According to Jon Loomer in his article, “No More Click Bait: Facebook Explains How to Share Links” he talks about the value of a brands post. Click baiting is when a link is shared that draws the readers into wanting to know more, but cannot unless they click the article. These have grown to be very popular on Facebook. I can honestly say I do it quite often. I will see one of these click baits and try not to click on it, but I find myself just having to know what happens. The worst part about it is I am usually disappointed, or lose interest before I can read the rest of the article. Loomer claims that most viewers leave this post unhappy, deceived, or annoyed. A valuable point I got from Loomer’s article is to post what a natural user would want to see. If I had a product I would want to engage the reader by having a photo along with brief information. They key to making my brand successful would be following through with the promise I made when I first engaged the viewer.
9 February 2015
Charity: water’s video was about a young girl named Rachel Beckwith who had one wish on her ninth birthday. That wish was to raise $300 dollars for Charity: water’s campaign so that at least 15 people could drink clean water. Rachel died in a tragic car crash, and was only able to raise $220. After her death, Rachel’s birthday wish went viral and people started to donate. In just a month’s time, her fundraiser raised over 1.2 million dollars. The video then shows the mom, grandpa, and people of her church going to Ethiopia and seeing the men, women, and children whom Rachel provide clean water for. This art of storytelling shown in this video can explain why in went viral with over half a million views.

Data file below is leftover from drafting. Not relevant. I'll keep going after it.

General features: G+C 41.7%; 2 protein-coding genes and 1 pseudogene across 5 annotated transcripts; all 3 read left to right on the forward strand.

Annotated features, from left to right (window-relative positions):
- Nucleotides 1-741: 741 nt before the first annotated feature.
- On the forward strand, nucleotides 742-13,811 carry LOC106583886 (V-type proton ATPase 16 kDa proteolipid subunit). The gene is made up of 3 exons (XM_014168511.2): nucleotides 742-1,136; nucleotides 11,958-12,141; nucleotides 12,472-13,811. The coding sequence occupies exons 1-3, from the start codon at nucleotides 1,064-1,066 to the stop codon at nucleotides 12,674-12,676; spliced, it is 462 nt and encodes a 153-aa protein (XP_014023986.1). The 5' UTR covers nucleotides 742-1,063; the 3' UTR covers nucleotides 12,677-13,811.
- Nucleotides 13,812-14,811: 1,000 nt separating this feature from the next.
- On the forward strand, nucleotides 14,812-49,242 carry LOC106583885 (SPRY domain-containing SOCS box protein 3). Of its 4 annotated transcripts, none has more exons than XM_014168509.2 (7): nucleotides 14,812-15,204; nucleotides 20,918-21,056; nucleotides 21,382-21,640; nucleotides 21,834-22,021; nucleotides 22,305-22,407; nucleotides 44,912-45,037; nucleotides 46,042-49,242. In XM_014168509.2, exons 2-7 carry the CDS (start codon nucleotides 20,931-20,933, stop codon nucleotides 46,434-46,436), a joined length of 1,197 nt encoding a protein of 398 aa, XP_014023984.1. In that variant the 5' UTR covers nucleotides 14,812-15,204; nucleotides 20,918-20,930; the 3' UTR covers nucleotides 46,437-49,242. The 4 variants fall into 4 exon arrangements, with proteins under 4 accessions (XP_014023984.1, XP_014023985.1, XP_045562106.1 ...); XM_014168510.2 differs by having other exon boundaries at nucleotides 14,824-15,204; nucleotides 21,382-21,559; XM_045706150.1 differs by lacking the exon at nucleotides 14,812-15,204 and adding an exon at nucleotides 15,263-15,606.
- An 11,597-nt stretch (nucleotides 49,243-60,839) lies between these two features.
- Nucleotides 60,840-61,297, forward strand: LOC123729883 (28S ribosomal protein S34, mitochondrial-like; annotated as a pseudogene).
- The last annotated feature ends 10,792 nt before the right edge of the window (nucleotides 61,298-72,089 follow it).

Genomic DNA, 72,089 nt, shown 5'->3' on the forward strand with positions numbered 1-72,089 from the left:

According to these weeks’ notes on basic story telling tips, Charity: water’s video seemed to follow them all. This first suggest that you know what your story is, and why people should care. For Jamie Pent, who shot the video, heard about Rachel’s story and how so many people donated to her cause. Only one month went by and she raised over 1.2 million dollars. People must care about her story. Pent had the story, and she had people caring before she even shot the video. Now the hard part was putting it together. Pent could have made a blog or told the story though photos, but she decided to go with a video. Next is how to draw the viewers in, which I thought Pent did an excellent job of. She started the video with dramatic music and simple text only a black screen giving the background of Rachel’s story. She then engaged the readers by revealing Rachel’s death and showing live film and shots from the accidents. After I saw that a young girl died, I could not help but watch. Lastly, and I think the most successful part of the video was that Pent kept it simple. It was only around 4 minutes long, and she managed to fit the whole story in.